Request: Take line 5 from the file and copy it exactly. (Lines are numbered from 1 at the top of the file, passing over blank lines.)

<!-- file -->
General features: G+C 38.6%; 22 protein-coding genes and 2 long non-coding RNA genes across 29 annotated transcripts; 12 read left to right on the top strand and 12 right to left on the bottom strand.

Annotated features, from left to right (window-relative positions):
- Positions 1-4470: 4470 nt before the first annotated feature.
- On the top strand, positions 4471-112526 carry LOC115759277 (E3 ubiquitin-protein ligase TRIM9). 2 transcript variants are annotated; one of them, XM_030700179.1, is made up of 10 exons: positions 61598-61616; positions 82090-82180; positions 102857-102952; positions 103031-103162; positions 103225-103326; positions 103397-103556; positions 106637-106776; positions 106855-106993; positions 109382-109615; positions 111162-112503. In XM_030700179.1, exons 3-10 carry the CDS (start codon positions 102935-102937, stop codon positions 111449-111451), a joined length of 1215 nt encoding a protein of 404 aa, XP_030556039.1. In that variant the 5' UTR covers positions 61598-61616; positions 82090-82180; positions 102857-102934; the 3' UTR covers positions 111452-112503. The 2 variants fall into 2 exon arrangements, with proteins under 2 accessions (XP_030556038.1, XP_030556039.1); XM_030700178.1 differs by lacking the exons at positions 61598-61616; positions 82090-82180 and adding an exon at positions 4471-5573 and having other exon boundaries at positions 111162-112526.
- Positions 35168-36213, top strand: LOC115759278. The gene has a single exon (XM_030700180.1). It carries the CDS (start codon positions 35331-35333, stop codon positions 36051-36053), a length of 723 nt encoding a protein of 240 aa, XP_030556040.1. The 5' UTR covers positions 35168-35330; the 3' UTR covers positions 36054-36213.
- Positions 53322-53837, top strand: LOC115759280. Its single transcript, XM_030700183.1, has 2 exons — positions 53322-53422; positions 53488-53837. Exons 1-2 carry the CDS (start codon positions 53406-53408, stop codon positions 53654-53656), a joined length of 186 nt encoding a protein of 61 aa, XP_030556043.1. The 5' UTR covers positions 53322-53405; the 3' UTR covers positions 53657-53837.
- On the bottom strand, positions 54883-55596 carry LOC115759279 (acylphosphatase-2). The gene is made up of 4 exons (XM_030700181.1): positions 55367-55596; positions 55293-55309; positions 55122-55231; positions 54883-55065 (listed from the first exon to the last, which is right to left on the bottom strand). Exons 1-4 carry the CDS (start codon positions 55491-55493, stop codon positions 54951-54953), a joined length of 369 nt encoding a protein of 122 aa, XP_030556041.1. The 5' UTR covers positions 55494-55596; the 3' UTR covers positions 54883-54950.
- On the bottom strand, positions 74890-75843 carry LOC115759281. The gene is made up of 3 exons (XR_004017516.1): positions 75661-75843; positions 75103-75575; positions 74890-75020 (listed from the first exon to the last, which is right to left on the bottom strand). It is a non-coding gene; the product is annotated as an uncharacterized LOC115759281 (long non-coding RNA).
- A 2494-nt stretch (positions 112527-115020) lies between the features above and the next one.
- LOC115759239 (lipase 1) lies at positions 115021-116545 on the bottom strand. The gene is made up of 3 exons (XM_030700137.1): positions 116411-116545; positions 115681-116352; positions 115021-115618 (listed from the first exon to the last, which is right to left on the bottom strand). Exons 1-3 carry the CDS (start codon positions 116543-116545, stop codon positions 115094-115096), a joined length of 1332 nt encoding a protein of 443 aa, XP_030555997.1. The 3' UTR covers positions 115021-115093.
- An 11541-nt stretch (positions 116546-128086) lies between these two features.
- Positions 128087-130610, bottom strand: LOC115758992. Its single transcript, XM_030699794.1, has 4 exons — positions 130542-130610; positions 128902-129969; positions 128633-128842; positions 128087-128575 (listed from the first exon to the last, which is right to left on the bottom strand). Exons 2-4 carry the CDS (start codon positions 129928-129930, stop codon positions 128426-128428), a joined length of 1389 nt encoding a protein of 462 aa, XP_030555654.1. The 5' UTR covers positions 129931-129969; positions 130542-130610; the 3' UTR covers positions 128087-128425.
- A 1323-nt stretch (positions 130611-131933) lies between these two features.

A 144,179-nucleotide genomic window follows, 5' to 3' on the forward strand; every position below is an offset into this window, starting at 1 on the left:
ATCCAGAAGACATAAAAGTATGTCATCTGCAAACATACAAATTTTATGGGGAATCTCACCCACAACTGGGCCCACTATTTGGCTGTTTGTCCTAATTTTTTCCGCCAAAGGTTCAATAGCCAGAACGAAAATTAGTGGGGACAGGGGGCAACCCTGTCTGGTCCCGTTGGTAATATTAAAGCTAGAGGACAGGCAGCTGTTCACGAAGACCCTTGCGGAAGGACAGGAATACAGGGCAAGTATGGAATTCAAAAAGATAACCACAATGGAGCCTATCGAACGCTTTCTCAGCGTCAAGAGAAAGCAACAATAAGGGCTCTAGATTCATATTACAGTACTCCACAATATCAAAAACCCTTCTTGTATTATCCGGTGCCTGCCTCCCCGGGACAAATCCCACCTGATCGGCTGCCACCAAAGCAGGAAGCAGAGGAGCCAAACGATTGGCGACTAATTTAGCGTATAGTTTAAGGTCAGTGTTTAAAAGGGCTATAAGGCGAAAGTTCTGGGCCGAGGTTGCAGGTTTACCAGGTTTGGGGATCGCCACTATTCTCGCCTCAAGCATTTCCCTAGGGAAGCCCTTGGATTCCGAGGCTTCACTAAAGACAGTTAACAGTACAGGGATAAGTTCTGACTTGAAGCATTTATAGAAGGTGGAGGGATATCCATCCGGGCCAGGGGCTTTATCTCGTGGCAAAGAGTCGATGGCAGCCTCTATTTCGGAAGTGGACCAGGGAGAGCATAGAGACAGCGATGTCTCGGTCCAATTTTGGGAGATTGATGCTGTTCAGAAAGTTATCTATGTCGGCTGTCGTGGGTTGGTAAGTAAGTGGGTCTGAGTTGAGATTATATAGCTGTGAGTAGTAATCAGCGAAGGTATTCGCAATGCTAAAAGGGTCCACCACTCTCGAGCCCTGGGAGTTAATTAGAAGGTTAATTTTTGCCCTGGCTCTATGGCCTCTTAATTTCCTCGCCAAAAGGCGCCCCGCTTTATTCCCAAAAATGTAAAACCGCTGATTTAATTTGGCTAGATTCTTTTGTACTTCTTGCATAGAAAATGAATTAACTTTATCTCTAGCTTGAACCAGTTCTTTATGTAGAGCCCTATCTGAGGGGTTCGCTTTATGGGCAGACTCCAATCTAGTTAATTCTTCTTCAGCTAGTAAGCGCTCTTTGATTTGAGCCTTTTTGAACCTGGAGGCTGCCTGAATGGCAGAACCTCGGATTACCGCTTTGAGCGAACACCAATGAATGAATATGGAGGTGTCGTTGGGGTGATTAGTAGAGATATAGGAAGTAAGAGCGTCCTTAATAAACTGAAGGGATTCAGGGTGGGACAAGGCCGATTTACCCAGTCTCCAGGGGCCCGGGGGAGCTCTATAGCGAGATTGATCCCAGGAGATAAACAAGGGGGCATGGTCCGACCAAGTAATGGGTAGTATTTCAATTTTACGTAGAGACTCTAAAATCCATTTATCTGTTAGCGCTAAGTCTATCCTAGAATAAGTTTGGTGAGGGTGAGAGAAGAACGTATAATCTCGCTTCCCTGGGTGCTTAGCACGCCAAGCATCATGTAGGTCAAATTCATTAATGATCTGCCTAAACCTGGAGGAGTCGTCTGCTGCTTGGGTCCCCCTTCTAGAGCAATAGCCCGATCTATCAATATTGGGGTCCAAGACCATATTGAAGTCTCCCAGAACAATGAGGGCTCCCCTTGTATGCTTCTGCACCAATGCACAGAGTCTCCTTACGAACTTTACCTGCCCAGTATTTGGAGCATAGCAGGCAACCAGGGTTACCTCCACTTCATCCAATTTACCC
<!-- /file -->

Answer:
- Positions 35168-36213, top strand: LOC115759278. The gene has a single exon (XM_030700180.1). It carries the CDS (start codon positions 35331-35333, stop codon positions 36051-36053), a length of 723 nt encoding a protein of 240 aa, XP_030556040.1. The 5' UTR covers positions 35168-35330; the 3' UTR covers positions 36054-36213.